|Publication number||US4755368 A|
|Application number||US 06/878,590|
|Publication date||Jul 5, 1988|
|Filing date||Jun 26, 1986|
|Priority date||Jun 26, 1986|
|Publication number||06878590, 878590, US 4755368 A, US 4755368A, US-A-4755368, US4755368 A, US4755368A|
|Inventors||Gael D. Ulrich, Dennis W. Molesky|
|Original Assignee||Ulrich Research & Consulting, Inc.|
|Export Citation||BiBTeX, EndNote, RefMan|
|Patent Citations (7), Non-Patent Citations (3), Referenced by (18), Classifications (14), Legal Events (9)|
|External Links: USPTO, USPTO Assignment, Espacenet|
This invention relates a method for producing a silica filler by direct combustion of silicon powder.
Silica fillers are well known in the prior art for use as pigments, reinforcing agents and the like. Commercially-available silica and other metal oxides are often derived from burning volatile metal halides with various fuels and oxidants. A survey of such technology is contained in an article entitled "Flame-generated Fine Particles" appearing in Chemical and Engineering News, Pages 22-27 on Aug. 6, 1984. Also in other processes, electrical energy is used in forming silica powder. For example, silica can be formed in electrically induced plasmas, and silica can be formed by the reduction of sand by carbon in a electric furnace. In the latter process, silicon monoxide flows from the electrically-heated furnace and then is burned to form a silica powder product.
Silica has been formed by burning silicon powder. Pipkin, in U.S. Pat. Nos. 2,545,896 and 2,626,874 discusses the burning of silicon powder in an unsuccessful attempt to form a suitable diffusive coating on the interior of electric light bulbs. It is believed that no one successfully has burned silicon in a flame to form a commercially-desirable silica useful as, for example, a filler and in ceramics.
Other patents descriptive of the formation of SiO2 include U.S. Pat. No. 2,535,659 to Wolf; U.S. Pat. No. 3,363,981 to Butter; U.S. Pat. No. 3,672,832 to Hulm et al and U.S. Pat. No. 4,054,641 to Carman et al.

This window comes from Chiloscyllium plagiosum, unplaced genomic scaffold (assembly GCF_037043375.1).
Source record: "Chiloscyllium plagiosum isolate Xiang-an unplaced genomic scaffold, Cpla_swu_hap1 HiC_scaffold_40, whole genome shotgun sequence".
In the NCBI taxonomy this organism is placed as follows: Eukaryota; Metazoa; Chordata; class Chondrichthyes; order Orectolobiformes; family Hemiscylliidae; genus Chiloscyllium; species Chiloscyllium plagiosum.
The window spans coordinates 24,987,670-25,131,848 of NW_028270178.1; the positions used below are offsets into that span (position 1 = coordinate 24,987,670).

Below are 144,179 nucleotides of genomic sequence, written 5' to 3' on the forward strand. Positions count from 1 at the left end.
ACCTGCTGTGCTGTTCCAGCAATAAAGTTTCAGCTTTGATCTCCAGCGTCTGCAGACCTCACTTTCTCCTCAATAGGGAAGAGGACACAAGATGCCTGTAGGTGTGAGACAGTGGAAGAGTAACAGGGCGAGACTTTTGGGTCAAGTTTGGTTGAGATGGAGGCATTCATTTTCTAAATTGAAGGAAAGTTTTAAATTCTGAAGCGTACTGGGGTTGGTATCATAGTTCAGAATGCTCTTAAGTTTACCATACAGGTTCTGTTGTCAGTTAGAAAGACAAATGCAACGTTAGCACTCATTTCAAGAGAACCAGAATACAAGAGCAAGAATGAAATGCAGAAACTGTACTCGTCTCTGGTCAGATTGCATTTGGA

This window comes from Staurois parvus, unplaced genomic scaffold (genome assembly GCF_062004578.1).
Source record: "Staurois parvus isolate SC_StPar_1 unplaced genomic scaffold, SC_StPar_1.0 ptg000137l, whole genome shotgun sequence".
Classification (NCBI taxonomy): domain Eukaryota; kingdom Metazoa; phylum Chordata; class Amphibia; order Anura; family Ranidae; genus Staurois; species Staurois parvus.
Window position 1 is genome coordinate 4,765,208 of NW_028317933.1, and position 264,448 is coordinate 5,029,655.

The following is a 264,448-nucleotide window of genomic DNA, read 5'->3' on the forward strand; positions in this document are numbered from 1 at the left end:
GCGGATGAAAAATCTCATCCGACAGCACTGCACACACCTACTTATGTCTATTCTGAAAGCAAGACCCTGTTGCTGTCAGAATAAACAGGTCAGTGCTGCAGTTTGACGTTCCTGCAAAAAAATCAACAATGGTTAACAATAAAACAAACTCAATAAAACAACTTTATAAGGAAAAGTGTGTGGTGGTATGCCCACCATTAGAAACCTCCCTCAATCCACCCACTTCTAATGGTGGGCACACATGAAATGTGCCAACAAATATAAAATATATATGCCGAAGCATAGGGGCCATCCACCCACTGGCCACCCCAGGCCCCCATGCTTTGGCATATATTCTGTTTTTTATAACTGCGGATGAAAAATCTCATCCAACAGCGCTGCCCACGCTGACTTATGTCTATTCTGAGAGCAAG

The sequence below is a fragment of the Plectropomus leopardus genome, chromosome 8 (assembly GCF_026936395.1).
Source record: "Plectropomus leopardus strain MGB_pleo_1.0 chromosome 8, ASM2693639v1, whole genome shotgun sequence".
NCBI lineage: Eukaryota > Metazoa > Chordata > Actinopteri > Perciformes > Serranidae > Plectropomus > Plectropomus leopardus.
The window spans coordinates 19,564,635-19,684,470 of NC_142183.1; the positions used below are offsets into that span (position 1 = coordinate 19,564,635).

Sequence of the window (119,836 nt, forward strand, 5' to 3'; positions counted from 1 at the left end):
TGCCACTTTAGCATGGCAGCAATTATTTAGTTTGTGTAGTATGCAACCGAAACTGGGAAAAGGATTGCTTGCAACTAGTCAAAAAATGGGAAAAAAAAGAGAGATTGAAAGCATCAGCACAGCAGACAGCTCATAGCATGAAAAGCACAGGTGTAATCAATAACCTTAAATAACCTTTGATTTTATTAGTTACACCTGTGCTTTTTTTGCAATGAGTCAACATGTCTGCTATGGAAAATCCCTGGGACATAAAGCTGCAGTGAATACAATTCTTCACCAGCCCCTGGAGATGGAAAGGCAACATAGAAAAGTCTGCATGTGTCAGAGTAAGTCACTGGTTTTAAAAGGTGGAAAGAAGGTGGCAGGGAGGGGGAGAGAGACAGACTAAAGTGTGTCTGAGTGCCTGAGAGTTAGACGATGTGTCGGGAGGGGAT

The present inventors have addressed the problem of making silica powder from silicon powder.
A principal object of the invention is to provide a process for forming a commercially-valuable silica filler from silicon metal power.
Another object of the invention is to provide a process means to burn silicon powder to form a filler of good color.
Another object of the invention is to provide a silica filler of particular advantage in ceramics technology.
A further object of the invention is to provide a highly-disagglomerated silicon powder.
Still another advantage of the invention is to provide an economical process for making silica powder.
An other object of the invention is to make a very small silica powder of spherical shape.
Other objects of the invention will be obvious to those skilled in the art on their reading of this disclosure.
The above objects have been substantially achieved by the controlled oxidation of silicon powder in a flame at about 3000° K. The maximum localized flame temperature of the reaction is believed to approach 3200° K. The silicon powder, it is believed, is rapidly converted at the very high temperature to silicon monoxide (SiO) gas. The gas is further oxidized to silicon dioxide (SiO2) liquid droplets which are then rapidly cooled or "frozen" to form minute silica particles. These minute particles are characterized by good color, i.e. characterized by white rather than gray appearance, and a spherical shape. They find use as fillers in a variety of resins including polyester resins, silicone resins, polyurethane resin systems and varnishes and coatings of many types. These materials are also particularly useful in glazing ceramic articles and other uses in the ceramic industry.
There are numerous advantages to using silicon metal as a raw material in silica production. For example, transportation and storage is both safer and cheaper than for such materials as the halogenated silanes. Also, the capital and operating costs of a silicon burning installation are less than for a silane and electrically-fired installation.
The process described below achieves approximately a 100% conversion of silicon powder to silica. It is believed particularly advantageous to fluidize the silicon powder with the oxidant and any auxiliary fuel and then feed the silicon, thus premixed, into the burner for combustion. It has also been found convenient to present a sieved fraction of silicon metal to the flame, avoiding larger particles. It is advantageous to use the silicon particles less than about 100 microns in average diameter. Particles of 50 microns and smaller are preferred in some processing equipment.
Although applicants do not wish to be bound by any theory of the specific kinetics of the present process, it is presently believed that silicon powder is oxidized to SiO gas which then is further oxidized to SiO2 liquid which freezes to SiO2 powder. It is believed that particle attraction is inhibited during the latter stages of growth by electrical repulsion, possibly because of ion absorption by the particles at the extremely high temperatures involved in the process.
The powder illustrated in FIG. 1 represents one unique product achievable with the procedure of the invention: discrete, ultra-small particles of almost perfectly spherical shape and of an average size of about 0.1 micron in diameter. The particular particle size and shape can be modified by quench rate and conditions such as temperature in the residence-chamber or, as will be seen in the method illustrated below, a further quench zone beyond a primary, or conventional residence-chamber.